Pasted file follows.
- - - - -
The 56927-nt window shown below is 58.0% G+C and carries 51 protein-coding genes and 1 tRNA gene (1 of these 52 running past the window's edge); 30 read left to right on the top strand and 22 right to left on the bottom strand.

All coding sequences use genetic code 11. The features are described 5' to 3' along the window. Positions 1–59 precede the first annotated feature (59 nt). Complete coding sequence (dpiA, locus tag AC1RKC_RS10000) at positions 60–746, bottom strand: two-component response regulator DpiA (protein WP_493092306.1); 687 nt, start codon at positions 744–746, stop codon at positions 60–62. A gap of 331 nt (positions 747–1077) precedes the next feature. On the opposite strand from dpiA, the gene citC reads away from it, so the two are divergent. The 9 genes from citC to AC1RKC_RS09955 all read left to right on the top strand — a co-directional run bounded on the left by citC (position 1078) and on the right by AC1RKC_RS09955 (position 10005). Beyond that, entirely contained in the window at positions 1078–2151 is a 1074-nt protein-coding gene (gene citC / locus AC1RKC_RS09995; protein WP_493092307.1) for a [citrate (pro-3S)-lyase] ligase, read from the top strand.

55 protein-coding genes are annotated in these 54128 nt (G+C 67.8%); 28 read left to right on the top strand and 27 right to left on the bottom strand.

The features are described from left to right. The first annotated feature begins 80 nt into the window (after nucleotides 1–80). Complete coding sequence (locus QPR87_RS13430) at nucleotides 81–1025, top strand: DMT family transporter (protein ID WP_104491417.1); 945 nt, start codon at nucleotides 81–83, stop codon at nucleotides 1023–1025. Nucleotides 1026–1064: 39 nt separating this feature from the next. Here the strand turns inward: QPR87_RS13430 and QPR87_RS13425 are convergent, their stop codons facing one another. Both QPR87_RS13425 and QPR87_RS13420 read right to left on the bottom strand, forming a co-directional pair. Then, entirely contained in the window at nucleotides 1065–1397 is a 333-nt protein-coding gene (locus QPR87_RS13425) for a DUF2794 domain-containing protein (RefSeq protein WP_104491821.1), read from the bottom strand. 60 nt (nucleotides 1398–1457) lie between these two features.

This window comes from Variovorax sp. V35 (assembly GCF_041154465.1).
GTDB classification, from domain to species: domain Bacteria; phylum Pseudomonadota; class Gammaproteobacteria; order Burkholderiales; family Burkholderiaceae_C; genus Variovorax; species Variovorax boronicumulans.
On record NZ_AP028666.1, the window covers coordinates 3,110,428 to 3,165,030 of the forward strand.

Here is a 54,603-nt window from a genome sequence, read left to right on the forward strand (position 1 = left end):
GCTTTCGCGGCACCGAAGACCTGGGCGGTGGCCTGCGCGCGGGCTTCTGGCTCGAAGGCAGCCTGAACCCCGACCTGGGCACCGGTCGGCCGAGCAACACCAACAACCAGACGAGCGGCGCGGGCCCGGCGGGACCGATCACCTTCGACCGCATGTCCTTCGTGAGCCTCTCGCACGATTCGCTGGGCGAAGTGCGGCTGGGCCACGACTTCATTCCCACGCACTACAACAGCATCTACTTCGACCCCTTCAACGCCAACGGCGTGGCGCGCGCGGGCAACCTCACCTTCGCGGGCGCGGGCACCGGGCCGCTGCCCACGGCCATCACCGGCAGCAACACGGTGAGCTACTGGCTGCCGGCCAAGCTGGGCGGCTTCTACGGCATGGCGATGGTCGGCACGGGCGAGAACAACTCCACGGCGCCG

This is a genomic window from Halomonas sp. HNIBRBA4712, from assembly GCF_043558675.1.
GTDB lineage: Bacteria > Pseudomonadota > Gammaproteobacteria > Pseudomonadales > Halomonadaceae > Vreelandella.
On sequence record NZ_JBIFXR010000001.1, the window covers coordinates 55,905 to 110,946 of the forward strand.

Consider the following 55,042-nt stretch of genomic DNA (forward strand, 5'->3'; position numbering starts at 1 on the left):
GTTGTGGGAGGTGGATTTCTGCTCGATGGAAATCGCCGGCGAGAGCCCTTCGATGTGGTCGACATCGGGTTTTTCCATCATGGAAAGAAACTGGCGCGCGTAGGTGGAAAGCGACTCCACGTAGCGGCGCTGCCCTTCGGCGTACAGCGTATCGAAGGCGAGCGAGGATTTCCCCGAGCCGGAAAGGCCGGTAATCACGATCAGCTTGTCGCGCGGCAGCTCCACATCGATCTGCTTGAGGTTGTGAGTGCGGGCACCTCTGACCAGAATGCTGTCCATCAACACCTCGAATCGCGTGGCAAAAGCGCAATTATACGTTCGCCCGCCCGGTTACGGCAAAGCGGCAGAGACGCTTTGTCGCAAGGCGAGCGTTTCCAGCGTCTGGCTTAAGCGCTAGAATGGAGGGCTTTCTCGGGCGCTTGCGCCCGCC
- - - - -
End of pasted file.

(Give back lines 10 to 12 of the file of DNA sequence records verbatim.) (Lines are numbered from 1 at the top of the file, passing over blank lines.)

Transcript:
This is a genomic window from Halomonas sp. HNIBRBA4712, from assembly GCF_043558675.1.
GTDB lineage: Bacteria > Pseudomonadota > Gammaproteobacteria > Pseudomonadales > Halomonadaceae > Vreelandella.
On sequence record NZ_JBIFXR010000001.1, the window covers coordinates 55,905 to 110,946 of the forward strand.